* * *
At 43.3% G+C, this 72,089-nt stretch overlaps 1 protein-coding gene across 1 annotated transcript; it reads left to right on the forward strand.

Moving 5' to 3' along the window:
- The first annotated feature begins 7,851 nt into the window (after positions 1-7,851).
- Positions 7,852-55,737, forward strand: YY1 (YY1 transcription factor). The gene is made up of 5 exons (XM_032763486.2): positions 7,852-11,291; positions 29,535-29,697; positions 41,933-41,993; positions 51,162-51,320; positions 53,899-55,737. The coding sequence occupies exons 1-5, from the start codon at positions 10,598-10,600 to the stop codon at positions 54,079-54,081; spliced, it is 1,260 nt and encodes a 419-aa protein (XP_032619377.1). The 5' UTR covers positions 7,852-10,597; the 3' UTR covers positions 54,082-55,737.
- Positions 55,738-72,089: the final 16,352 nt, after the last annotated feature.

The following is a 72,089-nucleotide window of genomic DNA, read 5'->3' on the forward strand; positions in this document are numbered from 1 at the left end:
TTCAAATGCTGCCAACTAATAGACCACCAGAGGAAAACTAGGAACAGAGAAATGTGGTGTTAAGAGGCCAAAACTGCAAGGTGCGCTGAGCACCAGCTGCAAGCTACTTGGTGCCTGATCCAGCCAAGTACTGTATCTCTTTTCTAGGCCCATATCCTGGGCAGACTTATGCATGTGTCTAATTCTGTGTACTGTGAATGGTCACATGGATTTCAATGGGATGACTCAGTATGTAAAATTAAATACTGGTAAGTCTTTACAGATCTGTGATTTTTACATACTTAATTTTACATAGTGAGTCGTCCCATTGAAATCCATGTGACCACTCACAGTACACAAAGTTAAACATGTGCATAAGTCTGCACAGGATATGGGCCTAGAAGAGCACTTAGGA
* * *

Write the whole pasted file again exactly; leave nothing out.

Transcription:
At 43.3% G+C, this 72,089-nt stretch overlaps 1 protein-coding gene across 1 annotated transcript; it reads left to right on the forward strand.

Moving 5' to 3' along the window:
- The first annotated feature begins 7,851 nt into the window (after positions 1-7,851).
- Positions 7,852-55,737, forward strand: YY1 (YY1 transcription factor). The gene is made up of 5 exons (XM_032763486.2): positions 7,852-11,291; positions 29,535-29,697; positions 41,933-41,993; positions 51,162-51,320; positions 53,899-55,737. The coding sequence occupies exons 1-5, from the start codon at positions 10,598-10,600 to the stop codon at positions 54,079-54,081; spliced, it is 1,260 nt and encodes a 419-aa protein (XP_032619377.1). The 5' UTR covers positions 7,852-10,597; the 3' UTR covers positions 54,082-55,737.
- Positions 55,738-72,089: the final 16,352 nt, after the last annotated feature.

The following is a 72,089-nucleotide window of genomic DNA, read 5'->3' on the forward strand; positions in this document are numbered from 1 at the left end:
TTCAAATGCTGCCAACTAATAGACCACCAGAGGAAAACTAGGAACAGAGAAATGTGGTGTTAAGAGGCCAAAACTGCAAGGTGCGCTGAGCACCAGCTGCAAGCTACTTGGTGCCTGATCCAGCCAAGTACTGTATCTCTTTTCTAGGCCCATATCCTGGGCAGACTTATGCATGTGTCTAATTCTGTGTACTGTGAATGGTCACATGGATTTCAATGGGATGACTCAGTATGTAAAATTAAATACTGGTAAGTCTTTACAGATCTGTGATTTTTACATACTTAATTTTACATAGTGAGTCGTCCCATTGAAATCCATGTGACCACTCACAGTACACAAAGTTAAACATGTGCATAAGTCTGCACAGGATATGGGCCTAGAAGAGCACTTAGGA